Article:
New 160mm XC Galfer Shark disc brake rotors bring gravity-inspired brake performance down to shorter travel bikes, too. With the same design featuring heat-dissipating fins, the new smaller-diameter (and thinner) Shark rotors promise more consistent brake performance for cross-country, marathon, and downcountry bikes now, as well as potential weight savings. We’ve dropped a few grams off one of our light trail bikes this winter, without any loss of braking performance…
Galfer Shark 160mm, lightweight 1.8mm disc brake rotors
Last year, Spanish brake maker Galfer introduced their Shark disc brake rotors to reduce brake temperature and reduce brake fade for DH & Enduro racers – in 180, 203 & 223mm diameters x 2.0mm thick. But now a lighter, smaller diameter 160mm version brings that performance boost to XC & Downcountry riders, too.
The XC rotors feature the exact same layout, with small round perforations in the braking surface to add more area for heat dissipation, big cutouts in the braking surface & an outer wave shape to clear debris, and the inward-facing Shark fins for even more heat dissipation. The rotors are cut from high-carbon stainless steel in Spain, just now in the thinner 1.8mm thickness appropriate for lightweight mountain bike brake calipers.
They are also still only available as 6-bolt, a bit of an obstacle as many lighter XC & downcountry bikes have moved to the lighter centerlock hub standard. But Galfer does also sell alloy centerlock adapters.
Galfer claims a weight of just 104g per rotor, although our test rotors both weighed in a tad heavier at 106g a piece.
Braking Performance: Downsize without sacrificing braking
Galfer sold us on the idea of the new 160mm rotors, as offering better performance compared to other 160mm rotors. Together with their brake pads, Galfer says their Shark rotors deliver higher friction for 5-10% more brake power, an 8% reduction in pressure required at the brake lever to get max power, and a 30% reduction in rotor temperature (vs. all but one competitor… wonder which one?). Curiously, all of those performance upgrades are comparing a 1.8mm thick 180mm Shark rotor against other 1.8x180mm rotors – but for now the 1.8mm Shark rotor is only available in 160mm. Current 180mm Shark rotors are 2mm thick for heavier, longer-travel brakes.
In any case, Galfer convinced me to swap the Shimano XT 180/160mm rotor combination out on my Canyon Lux Trail, for a lighter 160/160mm Shark rotor setup.
How much weight did I save?
On moving to 160mm rotors alone – a 126g 180mm XT front & 114g 160mm XT rear – I saved 28g. Interestingly, swapping in the 10g (f) & 19g (r) Shimano pads I realized that my bike had an aluminum-backed set of pads in the post-mount front brake and steel-backed pads in the flat-mount rear brake – both 2-piston XT.
So switching to red steel-backed Galfer pads (19g f/15g r) actually added 8g to my setup. I did lose a 12g 160-180mm adapter on the fork, and dropped another 7g with shorter bolts that were needed. So in the end, I had a net reduction of 39g. That’s not nothing, but not a huge savings.
The downside here would probably be if you only have centerlock wheels. My lightest wheelset for the Lux Trail is centerlock, and putting these rotors on them would mean adding an extra 32g per wheel, obviously erasing all the savings and more. Curiously, the weight differences between XT rotors I have for 6-bolt & centerlock are negligible. Instead, I put the Galfer Shark rotors on a set of alloy Hunt Trail Wide wheels I ride on the bike with meatier tread for looser conditions.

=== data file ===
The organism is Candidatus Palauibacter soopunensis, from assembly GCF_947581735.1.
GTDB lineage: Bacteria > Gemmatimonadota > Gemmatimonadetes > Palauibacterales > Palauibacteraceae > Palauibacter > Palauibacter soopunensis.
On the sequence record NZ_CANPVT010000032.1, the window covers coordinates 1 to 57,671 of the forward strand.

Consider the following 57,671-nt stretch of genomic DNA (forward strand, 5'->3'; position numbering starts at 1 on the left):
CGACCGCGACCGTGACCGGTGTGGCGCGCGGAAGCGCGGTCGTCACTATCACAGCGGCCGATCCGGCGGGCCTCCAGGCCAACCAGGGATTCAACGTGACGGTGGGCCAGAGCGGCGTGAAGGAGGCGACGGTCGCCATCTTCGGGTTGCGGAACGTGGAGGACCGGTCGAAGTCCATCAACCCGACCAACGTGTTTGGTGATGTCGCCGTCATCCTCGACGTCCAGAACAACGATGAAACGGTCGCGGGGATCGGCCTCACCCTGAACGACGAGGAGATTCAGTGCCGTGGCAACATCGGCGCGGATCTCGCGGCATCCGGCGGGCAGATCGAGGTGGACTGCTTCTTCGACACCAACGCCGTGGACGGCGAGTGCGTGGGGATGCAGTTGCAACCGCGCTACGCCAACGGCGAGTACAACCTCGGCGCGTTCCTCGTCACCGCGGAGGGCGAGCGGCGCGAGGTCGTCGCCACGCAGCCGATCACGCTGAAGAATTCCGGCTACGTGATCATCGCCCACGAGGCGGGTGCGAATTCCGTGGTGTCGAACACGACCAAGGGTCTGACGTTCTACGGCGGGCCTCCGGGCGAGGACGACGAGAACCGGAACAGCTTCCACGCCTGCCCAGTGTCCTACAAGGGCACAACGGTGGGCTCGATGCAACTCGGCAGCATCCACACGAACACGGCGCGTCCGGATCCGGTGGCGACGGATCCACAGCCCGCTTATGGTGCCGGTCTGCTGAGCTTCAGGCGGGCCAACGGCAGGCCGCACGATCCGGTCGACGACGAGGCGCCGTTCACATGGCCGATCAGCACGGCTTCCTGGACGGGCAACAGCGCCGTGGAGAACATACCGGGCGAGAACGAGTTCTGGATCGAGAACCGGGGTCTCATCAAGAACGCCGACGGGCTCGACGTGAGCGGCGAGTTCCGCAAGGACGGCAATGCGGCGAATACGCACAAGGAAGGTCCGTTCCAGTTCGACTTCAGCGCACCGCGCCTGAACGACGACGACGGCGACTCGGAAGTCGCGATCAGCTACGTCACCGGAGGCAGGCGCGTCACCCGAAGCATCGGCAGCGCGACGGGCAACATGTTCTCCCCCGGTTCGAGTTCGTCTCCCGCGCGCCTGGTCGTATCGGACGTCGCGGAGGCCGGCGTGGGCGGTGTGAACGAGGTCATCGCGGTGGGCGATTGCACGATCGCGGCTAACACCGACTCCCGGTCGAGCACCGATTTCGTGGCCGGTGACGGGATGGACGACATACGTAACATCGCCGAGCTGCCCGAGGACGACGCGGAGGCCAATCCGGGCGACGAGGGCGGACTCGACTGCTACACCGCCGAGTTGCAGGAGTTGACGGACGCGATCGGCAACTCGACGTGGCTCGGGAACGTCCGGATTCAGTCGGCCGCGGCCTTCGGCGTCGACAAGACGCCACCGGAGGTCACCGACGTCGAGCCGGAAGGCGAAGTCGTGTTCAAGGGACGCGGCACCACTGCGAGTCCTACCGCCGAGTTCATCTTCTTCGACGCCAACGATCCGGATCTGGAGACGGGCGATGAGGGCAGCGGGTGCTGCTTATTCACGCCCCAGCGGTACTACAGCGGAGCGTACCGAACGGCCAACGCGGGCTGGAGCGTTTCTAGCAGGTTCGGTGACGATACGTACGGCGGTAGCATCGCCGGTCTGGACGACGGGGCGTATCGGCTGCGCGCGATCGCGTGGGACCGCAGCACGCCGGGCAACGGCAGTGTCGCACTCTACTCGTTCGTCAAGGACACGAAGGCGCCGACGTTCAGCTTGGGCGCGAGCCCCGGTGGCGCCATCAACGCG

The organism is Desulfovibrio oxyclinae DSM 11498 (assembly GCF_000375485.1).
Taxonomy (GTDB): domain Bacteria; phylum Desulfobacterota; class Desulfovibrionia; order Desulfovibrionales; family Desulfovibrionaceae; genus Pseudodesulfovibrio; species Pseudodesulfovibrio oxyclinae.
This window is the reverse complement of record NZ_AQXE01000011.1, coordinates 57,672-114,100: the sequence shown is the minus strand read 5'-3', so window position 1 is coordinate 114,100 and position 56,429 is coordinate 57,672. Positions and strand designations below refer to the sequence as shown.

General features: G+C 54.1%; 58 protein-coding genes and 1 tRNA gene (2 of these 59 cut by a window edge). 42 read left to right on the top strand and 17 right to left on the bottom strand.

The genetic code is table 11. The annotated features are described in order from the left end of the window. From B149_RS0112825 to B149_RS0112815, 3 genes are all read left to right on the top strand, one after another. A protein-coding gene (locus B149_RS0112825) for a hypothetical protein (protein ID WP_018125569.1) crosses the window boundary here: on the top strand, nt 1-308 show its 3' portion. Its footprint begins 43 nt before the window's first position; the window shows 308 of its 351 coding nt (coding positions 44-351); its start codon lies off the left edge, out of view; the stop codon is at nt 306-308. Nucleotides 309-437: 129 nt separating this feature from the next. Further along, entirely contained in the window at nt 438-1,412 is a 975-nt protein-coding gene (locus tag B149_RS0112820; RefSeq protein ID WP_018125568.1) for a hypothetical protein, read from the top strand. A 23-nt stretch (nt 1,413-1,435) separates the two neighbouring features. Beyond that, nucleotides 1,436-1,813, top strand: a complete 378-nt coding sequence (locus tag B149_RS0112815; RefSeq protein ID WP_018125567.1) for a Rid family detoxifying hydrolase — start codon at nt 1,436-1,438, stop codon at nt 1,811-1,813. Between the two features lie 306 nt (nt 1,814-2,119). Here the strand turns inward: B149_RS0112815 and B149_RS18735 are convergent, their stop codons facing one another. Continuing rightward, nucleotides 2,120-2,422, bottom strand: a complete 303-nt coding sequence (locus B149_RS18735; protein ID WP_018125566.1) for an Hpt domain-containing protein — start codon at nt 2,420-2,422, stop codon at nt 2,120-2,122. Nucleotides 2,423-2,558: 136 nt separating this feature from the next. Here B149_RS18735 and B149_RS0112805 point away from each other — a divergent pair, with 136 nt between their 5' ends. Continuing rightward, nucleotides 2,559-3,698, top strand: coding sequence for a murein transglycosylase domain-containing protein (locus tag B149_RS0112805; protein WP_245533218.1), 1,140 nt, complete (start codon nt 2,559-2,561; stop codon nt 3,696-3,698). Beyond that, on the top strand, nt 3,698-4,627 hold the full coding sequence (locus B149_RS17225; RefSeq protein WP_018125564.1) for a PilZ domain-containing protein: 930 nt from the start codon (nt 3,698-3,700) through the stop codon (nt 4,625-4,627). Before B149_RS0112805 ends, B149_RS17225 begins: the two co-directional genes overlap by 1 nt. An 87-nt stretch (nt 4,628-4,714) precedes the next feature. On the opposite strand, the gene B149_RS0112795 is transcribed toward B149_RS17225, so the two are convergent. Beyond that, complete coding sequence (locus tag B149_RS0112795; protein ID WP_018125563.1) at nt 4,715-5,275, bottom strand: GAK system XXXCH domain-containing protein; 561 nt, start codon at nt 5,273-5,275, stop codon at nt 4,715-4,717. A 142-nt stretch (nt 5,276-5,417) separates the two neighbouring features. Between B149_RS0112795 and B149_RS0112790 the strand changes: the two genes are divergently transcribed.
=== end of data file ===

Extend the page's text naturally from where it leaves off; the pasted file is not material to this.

So was it worth it?
First Impressions – Riding Galfer Shark XC 160mm rotors
After a proper bed-in of the brakes on dry pavement with hillclimb internals, I headed out to hit the trail to test out the new brake setup. With a break in winter conditions, I did at least get to test the new Shark rotors out on dirt (mud?) peeking out of the snow – proper Leatt Mono Suit conditions. But I can’t really say much about heat build-up just yet.
Brake bite and power definitely feel good, though. The new rotors delivered confident braking performance, and with Galfer pads predictable modulation, over a mix of damp to wet conditions. No noticeable reduction in power, even with the downsized front rotor. The feel of the brakes at the lever also does feel good, although I can’t quantify if it is indeed less than my stock XT brakes. The front brake especially is squealing a bit under hard braking, but pretty much every setup does that when I ride it through muddy bogs covered with ice & snow.
Do the smaller, lighter Galfer Shark XC rotors brake better than the Shimano XT setup?
I honestly can’t really tell the difference so far. And that’s a pretty good thing. I had no complaints with the XT rotors & pads, and so far the lighter Galfer setup seems to work just as well.
Galfer Shark XC – Pricing, availability & options
The new smaller, thinner Galfer Shark XC rotors are currently available in only one size, targeted at XC & Marathon bikes, or even Downcountry & lightweight Trail builds – 160mm diameter x 1.8mm thick. The rotors are made in Europe and retail for 90€, including VAT.
Presumably, a future 1.8mm thick version in 180mm diameter might be available. But for now, you either need to downsize to 160mm front & rear, or check to see if the thicker gravity-oriented 2mm rotor will fit in your front brake caliper.
I had initially thought I would swap in one of the thicker 180mm rotors on this light trail bike. But for now with no noticeable reduction in braking power, I’ll keep the smaller Shark rotors on the Lux Trail and see how they handle heat and more sustained braking once the trails dry and the weather warms up.